I joined the Learning And Signal Processing (LASP) group within the Communication and Information Systems group at UCL as a PhD student in September 2017. Prior to joining UCL, I attended the Swiss Institute of Technology in Lausanne (EPFL) where I earned my BSc and MSc degrees in Communication Systems. I was a visiting student in the Computer Science department at ETH Zurich, Switzerland from September 2016 to August 2017 and between June and September 2016 I completed an internship within the Machine Learning group at Data61 CSIRO in Canberra, Australia.
I have always had a strong fascination for learning systems (both biological and artificial), and I am very grateful to be working on cool projects in these areas with the LASP group!
- July 2021: I will present our work Disentangled Predictive Representation for Meta-Reinforcement Learning at the Unsupervised Reinforcement Learning workshop at ICML 2021.
- February 2021: I will be presenting work with collaborators at DeepMind Expected Eligibility Traces (Distinguished Award Paper) at the virtual AAAI 2021 conference
- October 2020: Invited panelist at the AI for Sustainable Development Panel Discussion during the Bloomsbury Festival 2020
- December 2020: I will be joining DeepMind in London for an internship
- August 2019: I will be a research intern at Google AI in Zurich
- July 2019: I will be attending the Machine Learning Summer School 2019 in London
- April 2019: I will be presenting our work on Representation Learning on Graph for RL at AISTATS 2019 in Okinawa, Japan
- May 2018: I will be interning with IBM Research in Dublin
The focus of my current research is reinforcement learning. I am more specifically interested advancing data efficient reinforcement learning, through learning rich and compact representations of states or Markov Decision Processes.
- Graph-based Reinforcement Learning
In large environment, learning the optimal behaviour is a data and compute-expensive process, often intractable. As a consequence, we often resort to function approximation. A major open problem in function approximation for reinforcement learning problems is state representations. In this project, we learn state features hat embed the geometry of the graph of states. These features lead to improved performances over state-of-the art linear value function approximation. We note that this improvements come from the fact that the features capture the structural equivalence of the states while preserving the local properties of the graph.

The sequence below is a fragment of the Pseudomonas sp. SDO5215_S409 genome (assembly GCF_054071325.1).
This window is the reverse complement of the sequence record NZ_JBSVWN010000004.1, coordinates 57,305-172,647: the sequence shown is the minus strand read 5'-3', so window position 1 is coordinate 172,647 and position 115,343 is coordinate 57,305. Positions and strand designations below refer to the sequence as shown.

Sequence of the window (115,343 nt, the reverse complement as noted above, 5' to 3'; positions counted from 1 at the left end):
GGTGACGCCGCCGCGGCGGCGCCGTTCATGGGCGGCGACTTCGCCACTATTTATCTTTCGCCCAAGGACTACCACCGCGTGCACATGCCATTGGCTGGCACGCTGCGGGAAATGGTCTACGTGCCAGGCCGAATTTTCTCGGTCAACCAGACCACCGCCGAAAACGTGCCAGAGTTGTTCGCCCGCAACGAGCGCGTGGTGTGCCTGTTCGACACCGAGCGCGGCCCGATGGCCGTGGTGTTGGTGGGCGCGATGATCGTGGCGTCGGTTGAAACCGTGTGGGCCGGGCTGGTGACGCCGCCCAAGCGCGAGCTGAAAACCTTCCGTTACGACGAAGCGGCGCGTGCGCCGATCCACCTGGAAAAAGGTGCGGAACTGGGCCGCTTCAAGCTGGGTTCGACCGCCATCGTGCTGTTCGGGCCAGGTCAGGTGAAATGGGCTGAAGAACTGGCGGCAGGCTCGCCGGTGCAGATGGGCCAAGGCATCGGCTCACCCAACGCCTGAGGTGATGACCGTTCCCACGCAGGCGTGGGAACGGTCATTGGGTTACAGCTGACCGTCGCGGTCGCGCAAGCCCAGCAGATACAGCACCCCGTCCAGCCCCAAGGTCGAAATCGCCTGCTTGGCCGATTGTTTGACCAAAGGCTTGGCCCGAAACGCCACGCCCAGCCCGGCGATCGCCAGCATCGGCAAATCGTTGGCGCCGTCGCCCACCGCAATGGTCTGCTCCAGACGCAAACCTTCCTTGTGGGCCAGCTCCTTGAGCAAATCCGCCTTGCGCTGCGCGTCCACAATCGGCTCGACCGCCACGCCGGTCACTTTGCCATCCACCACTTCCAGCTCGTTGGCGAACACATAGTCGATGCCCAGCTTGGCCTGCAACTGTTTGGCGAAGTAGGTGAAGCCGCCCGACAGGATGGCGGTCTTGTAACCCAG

Representation Learning on Graphs: A Reinforcement Learning Application, S. Madjiheurem and L. Toni, Proceedings of the 22nd International Conference on Artificial Intelligence and Statistics (AISTATS 2019). PMLR: Volume 89
- Learning general representations for meta reinforcement learning
A major challenge in reinforcement learning (RL) is the design of agents that are able to generalize across tasks sharing common dynamics. A viable solution is to learn state representations that encode prior information from a set of tasks, and use them to generalize the value function approximation. This has been proposed in the literature as successor representation approximators. While promising, these methods do not generalize well across optimal policies, leading to sampling-inefficiency when learning a new task. In this paper, we propose state2vec, an efficient and low-complexity framework for learning successor features which (i) generalize across policies, (ii) ensure sample-efficiency during meta-test. We extend the well known node2vec framework to learn state embeddings that account for the discounted future state transitions in RL. The proposed off-policy state2vec captures the geometry of the underlying state space, making good basis functions for linear value function approximation.
State2vec: Off-policy successor features approximators, S. Madjiheurem and L. Toni, arXiv preprint arXiv:1910.10277, 2019.
Outside the Lab
My other favourite ways of keeping busy are through indoors and outdoors sports, dancing, cooking (and eating), and podcasting!